Gampopa also dreamt that he was wearing a very thin white cotton cloth wrapped around him. This cloth symbolized that although Gampopa as a teacher would have many defiled and neurotic students in his lifetime, his mind would always remain as stainless as the white cotton cloth. Gampopa also dreamt of a golden-colored silken shirt, symbolic of Gampopa’s unshakable, immovable kindness to all living beings. It meant that he would never discriminate between good and bad students, or high or low castes; his kindness would always extend to all beings. He was like gold, in that no matter what you do to it, whether you burn it or beat it, the color of gold always stays the same. Such was the immovable kindness of Gampopa.

The cotton cloth in the dream had many multicolored dots on it. These symbolized that every living being could benefit through Gampopa’s skillful means, and that each would benefit according to its capacity.

Gampopa dreamt that he wore a woven belt, wound around his waist three times. This symbolized that in the past, present, and future, Gampopa would keep pure and stainless the commitment, the samaya of the Hinayana, Bodhisattvayana, and Vajrayana vows. The belt was decorated with white flowers connected with white pearls. These symbolized that Gampopa would master the three disciplines: those of right conduct, meditation and wisdom, and that he would become an example to future students of how to master these three.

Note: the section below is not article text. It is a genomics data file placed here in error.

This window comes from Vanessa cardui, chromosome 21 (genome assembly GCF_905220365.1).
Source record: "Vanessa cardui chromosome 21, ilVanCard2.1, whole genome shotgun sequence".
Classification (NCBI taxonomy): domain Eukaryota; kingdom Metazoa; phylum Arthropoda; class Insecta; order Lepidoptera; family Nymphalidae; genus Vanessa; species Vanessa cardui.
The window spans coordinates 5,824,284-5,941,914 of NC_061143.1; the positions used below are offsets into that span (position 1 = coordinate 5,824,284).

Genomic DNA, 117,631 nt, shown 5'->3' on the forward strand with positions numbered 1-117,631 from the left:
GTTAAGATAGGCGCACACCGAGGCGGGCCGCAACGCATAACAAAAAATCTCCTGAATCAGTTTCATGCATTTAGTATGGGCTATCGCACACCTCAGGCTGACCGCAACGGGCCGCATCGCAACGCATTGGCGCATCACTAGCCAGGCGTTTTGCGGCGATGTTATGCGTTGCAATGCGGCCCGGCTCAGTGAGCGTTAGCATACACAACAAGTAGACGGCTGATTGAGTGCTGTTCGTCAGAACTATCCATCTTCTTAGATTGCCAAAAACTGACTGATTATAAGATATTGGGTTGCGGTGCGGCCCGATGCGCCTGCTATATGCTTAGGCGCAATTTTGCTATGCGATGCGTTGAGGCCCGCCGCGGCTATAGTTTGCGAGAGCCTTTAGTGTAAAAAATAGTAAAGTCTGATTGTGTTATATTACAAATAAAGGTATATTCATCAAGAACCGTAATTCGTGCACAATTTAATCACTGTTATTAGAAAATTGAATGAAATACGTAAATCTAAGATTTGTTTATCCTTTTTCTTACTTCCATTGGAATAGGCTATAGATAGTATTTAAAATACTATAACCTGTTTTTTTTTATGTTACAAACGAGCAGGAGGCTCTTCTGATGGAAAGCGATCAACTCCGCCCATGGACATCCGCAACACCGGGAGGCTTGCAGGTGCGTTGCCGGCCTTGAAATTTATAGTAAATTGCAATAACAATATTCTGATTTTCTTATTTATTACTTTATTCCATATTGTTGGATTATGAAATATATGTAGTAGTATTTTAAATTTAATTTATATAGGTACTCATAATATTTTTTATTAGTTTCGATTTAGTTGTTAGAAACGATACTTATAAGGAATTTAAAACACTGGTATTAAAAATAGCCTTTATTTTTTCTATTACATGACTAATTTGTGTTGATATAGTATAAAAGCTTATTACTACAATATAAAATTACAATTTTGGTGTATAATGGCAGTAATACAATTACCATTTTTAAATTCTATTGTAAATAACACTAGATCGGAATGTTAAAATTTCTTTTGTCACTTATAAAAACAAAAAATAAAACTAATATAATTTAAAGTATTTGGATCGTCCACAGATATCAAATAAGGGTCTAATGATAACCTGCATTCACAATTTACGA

He was also wearing a white blanket made of pure wool over the white cotton cloth. This symbolized that whatever Gampopa might be doing externally–walking, teaching, sleeping, meditating, whatever–his mind would never be separate from the essential nature of dharmakaya. This white wool blanket was stitchless, free from any threads, and not cut, just naturally the right shape. This symbolized that Gampopa’s realization of the dharmakaya was stainless and free from any doubts or conflicts. Gampopa’s experience was pure, free from any negativities, and that purity was symbolized by the blanket having no threads or cuts.

The white blanket was decorated with a silver coin, round and somewhat flat. This symbolized that his realization of dharmakaya was not inferior or superior to that of Shakyamuni Buddha.